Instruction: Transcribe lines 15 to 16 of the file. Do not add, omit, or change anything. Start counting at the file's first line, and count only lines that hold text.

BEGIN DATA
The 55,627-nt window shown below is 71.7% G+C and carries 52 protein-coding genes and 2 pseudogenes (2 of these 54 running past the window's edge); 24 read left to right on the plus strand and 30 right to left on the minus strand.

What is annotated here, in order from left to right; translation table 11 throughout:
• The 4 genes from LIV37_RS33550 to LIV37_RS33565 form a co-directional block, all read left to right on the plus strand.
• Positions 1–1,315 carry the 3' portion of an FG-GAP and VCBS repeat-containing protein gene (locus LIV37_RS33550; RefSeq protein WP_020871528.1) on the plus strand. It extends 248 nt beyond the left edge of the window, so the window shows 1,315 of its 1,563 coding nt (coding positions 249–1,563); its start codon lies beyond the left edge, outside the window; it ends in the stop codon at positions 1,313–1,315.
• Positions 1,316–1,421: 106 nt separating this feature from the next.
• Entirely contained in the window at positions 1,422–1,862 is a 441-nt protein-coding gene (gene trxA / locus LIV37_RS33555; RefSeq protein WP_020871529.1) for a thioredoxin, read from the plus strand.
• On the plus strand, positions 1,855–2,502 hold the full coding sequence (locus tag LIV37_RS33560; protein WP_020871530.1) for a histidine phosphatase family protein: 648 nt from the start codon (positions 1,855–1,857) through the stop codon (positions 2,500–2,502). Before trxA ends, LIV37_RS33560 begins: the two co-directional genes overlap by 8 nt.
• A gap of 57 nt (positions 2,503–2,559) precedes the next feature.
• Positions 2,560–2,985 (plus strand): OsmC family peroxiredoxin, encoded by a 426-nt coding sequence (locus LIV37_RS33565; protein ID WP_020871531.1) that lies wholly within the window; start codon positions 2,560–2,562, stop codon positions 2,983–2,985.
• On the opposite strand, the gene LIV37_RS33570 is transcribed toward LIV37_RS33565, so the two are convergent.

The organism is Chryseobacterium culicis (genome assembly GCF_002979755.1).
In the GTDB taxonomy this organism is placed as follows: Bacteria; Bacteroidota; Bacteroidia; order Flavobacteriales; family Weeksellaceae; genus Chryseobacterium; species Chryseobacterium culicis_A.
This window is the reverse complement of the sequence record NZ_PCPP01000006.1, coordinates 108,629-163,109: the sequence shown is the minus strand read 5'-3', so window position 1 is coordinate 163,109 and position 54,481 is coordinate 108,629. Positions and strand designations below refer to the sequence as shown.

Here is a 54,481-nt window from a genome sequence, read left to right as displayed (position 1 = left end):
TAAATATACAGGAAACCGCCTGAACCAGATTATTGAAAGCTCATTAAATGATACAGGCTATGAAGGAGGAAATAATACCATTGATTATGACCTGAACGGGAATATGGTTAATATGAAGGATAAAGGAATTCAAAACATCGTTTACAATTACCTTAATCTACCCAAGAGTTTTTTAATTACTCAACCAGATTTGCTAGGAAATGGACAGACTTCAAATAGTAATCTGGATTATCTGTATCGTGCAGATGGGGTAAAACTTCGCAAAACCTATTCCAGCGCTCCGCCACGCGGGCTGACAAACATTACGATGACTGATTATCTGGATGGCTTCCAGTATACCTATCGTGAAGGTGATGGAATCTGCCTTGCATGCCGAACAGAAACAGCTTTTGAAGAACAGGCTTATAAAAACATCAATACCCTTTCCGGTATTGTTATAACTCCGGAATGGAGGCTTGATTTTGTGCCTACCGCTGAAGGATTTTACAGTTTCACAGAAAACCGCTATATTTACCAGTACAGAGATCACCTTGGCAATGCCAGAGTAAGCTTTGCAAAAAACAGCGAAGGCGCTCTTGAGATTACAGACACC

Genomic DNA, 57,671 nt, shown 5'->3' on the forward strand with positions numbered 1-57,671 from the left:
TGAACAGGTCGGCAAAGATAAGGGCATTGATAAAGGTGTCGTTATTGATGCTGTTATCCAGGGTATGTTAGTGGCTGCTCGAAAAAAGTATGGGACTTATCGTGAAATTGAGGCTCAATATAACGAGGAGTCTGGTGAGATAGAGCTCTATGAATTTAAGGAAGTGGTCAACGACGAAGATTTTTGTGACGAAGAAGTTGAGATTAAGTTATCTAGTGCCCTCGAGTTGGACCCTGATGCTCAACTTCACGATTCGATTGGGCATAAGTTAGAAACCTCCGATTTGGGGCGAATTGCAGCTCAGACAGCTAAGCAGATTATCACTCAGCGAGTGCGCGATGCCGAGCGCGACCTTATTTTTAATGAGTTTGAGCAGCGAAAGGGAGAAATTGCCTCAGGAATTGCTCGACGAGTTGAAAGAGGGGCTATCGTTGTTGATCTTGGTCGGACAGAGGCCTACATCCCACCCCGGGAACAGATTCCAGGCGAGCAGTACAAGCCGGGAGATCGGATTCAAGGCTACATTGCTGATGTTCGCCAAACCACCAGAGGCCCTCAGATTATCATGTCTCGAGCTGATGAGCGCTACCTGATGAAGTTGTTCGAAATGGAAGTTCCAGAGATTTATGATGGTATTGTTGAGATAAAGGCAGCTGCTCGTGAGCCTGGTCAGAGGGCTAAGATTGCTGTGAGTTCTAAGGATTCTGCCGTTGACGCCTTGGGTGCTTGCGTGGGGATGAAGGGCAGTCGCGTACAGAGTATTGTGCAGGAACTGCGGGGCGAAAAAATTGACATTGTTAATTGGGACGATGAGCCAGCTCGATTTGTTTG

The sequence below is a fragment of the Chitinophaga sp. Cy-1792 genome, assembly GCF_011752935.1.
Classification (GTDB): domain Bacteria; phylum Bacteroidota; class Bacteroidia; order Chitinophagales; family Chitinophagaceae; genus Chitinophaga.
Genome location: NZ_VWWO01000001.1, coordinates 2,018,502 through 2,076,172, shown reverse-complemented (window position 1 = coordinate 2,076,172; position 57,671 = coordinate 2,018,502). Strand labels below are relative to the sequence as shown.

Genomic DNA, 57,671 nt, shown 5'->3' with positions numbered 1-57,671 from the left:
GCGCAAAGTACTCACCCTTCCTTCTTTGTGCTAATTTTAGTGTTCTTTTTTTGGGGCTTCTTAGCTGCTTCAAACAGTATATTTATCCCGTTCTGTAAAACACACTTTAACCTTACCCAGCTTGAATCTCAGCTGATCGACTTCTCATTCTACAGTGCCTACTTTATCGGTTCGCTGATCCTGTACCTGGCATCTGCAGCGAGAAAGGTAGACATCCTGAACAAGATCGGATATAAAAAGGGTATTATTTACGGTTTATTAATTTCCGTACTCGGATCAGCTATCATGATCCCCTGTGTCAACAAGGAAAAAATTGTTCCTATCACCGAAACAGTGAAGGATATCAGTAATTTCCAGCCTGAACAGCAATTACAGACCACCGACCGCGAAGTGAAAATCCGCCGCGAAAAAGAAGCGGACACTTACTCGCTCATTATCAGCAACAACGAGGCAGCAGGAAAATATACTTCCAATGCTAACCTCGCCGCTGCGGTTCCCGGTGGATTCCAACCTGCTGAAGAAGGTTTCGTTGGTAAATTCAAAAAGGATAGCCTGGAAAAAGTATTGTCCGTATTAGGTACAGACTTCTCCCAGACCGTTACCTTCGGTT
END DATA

TAAATATACAGGAAACCGCCTGAACCAGATTATTGAAAGCTCATTAAATGATACAGGCTATGAAGGAGGAAATAATACCATTGATTATGACCTGAACGGGAATATGGTTAATATGAAGGATAAAGGAATTCAAAACATCGTTTACAATTACCTTAATCTACCCAAGAGTTTTTTAATTACTCAACCAGATTTGCTAGGAAATGGACAGACTTCAAATAGTAATCTGGATTATCTGTATCGTGCAGATGGGGTAAAACTTCGCAAAACCTATTCCAGCGCTCCGCCACGCGGGCTGACAAACATTACGATGACTGATTATCTGGATGGCTTCCAGTATACCTATCGTGAAGGTGATGGAATCTGCCTTGCATGCCGAACAGAAACAGCTTTTGAAGAACAGGCTTATAAAAACATCAATACCCTTTCCGGTATTGTTATAACTCCGGAATGGAGGCTTGATTTTGTGCCTACCGCTGAAGGATTTTACAGTTTCACAGAAAACCGCTATATTTACCAGTACAGAGATCACCTTGGCAATGCCAGAGTAAGCTTTGCAAAAAACAGCGAAGGCGCTCTTGAGATTACAGACACC

Genomic DNA, 57,671 nt, shown 5'->3' on the forward strand with positions numbered 1-57,671 from the left: